The lessor, now the School or the local authority is then stuck with a long-term agreement which it has to pay – at costs which are far greater than those which a Government could have loaned the money at – just to get costs off the books so no-one would notice that the financial burden was excessive while the new facilities were being built.

As to the risk being transferred, at Ashmole, we decided to take on such risk and then make sure that we had good contractors, good architects, good project management overseen by knowledgeable Board directors / trustees and good contracts in place. The risk was normal – it was on the suppliers not the school as we were the customers. The risk issue is nonsense.

The James Report is now forgotten but should have been a reminder that PFI was a major accident waiting to happen.

The Independent’s Report highlights not just the crippling costs of PFI but also the problems that are met when government (local and national) become swept away by those in the private sector who promise a free lunch and by their own lack of transparency and inability to understand business.

We entrust Government with much of our future but, while we condemn those that allowed PFI to take place in such a shambolic way, we should bear in mind that we may be expecting far too much in an area of greatest risk – the place where public and private sector meet. Knowledge and capability on either side are varied but neither really “gets” the other. This is why banking crises will always appear from time to time and why outsourcing of public sector often delivers much less than “expected”.

The place where public and private sector meet is a dangerous one and is less well understood than the specific sectors themselves. However, one way that such disasters as PFI could be reduced is through transparency – it was the desire to keep costs “off the books” that took us into PFI when extra expenditure on the public sector financed by low-costs Treasuries would have been a far better investment.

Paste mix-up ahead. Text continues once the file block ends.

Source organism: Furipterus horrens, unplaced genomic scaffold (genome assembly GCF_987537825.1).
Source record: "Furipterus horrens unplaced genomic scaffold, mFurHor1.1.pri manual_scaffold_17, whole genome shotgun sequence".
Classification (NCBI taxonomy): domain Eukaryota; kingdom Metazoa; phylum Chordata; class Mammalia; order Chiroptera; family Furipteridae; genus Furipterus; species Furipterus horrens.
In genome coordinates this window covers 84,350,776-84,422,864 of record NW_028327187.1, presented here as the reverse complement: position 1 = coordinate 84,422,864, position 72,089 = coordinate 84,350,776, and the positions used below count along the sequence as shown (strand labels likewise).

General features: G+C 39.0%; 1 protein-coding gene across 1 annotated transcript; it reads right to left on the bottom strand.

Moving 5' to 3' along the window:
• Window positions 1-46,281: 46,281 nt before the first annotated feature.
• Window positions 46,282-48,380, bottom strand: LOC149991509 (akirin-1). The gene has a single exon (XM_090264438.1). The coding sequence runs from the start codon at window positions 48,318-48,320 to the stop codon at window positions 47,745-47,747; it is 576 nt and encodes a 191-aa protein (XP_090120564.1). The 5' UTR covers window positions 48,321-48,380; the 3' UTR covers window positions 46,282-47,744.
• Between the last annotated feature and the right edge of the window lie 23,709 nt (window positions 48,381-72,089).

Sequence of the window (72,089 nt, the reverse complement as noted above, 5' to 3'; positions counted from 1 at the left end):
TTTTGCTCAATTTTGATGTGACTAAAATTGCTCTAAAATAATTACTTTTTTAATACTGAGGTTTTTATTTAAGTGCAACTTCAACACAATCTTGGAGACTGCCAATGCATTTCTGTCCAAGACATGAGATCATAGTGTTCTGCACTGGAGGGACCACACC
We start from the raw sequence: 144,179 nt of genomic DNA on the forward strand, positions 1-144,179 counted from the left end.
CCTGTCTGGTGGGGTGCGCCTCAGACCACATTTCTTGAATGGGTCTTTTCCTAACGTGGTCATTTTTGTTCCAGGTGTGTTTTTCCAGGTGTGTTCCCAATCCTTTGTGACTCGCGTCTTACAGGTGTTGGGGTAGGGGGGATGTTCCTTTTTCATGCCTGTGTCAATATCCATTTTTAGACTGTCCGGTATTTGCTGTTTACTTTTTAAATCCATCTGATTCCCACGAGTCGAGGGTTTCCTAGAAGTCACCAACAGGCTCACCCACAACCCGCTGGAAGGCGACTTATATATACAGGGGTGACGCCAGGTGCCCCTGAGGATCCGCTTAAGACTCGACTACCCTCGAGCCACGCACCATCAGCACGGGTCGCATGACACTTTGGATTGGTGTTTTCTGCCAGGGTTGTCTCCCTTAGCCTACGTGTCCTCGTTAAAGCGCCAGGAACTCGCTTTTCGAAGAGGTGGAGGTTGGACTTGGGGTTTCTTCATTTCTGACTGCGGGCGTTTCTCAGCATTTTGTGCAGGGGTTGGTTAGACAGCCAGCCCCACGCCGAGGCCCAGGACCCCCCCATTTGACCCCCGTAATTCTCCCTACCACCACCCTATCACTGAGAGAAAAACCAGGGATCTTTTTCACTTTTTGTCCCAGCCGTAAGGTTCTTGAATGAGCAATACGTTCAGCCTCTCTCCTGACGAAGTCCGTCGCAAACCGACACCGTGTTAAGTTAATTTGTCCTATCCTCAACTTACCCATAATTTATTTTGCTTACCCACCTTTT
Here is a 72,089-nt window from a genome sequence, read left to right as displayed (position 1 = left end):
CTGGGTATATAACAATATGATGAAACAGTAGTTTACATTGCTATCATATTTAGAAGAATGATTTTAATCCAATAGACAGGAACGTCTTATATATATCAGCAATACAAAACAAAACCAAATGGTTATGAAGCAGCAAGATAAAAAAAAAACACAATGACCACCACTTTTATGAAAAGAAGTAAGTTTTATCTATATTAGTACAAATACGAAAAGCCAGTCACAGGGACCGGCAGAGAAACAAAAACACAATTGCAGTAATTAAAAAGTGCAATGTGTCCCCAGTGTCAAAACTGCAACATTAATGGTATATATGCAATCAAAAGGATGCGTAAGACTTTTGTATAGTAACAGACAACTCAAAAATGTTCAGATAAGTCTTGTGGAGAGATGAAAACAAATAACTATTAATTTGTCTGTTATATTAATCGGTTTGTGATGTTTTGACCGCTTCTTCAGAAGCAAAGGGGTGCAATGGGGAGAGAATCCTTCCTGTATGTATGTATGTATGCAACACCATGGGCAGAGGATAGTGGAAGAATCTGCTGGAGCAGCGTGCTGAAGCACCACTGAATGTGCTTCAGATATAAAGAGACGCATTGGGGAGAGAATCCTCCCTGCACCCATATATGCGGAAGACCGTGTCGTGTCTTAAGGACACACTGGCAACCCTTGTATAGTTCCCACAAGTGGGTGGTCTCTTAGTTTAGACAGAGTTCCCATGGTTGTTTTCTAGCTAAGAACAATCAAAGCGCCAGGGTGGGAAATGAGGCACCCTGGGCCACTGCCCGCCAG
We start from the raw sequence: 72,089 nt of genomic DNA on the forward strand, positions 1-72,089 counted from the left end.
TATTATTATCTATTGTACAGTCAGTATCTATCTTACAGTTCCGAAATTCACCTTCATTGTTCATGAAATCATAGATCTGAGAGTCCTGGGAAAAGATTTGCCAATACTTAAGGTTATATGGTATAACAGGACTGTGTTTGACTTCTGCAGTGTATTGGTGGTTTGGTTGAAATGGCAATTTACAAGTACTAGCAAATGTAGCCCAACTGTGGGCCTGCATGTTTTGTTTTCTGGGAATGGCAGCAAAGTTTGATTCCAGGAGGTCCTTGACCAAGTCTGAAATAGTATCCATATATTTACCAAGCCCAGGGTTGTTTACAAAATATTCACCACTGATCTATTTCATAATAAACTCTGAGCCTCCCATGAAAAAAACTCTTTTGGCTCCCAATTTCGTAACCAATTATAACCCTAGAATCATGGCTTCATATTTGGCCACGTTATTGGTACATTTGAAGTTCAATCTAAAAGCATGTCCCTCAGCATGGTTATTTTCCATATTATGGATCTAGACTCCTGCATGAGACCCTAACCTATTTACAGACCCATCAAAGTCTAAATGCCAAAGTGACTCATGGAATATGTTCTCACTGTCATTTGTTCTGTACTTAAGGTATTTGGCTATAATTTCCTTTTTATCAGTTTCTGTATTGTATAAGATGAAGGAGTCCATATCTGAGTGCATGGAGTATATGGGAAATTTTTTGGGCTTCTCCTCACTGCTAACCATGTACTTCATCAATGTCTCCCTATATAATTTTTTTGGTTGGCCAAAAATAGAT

However, the pressure to falsely account was made by the pressure put on politicians by keeping government spending down even in the face of greatest need. It is why, even today, the NHS funding row is all about showing how the £8bn will be afforded in years to come when we all really know that we have very little idea what the UK’s finances will look like in three to five years. Good management of finances does not mean we can possibly be that accurate (no company really believes it knows how it will be doing beyond twelve months and beyond that, forecasts are but guides based on spreadsheets – the same is true of economies but with thousands more indeterminate variables).

So, PFI and similar comes from our desire to lie to ourselves and for politicians to lie to a public that is implicit in the lie.

We need to educate ourselves to reality by being more transparent.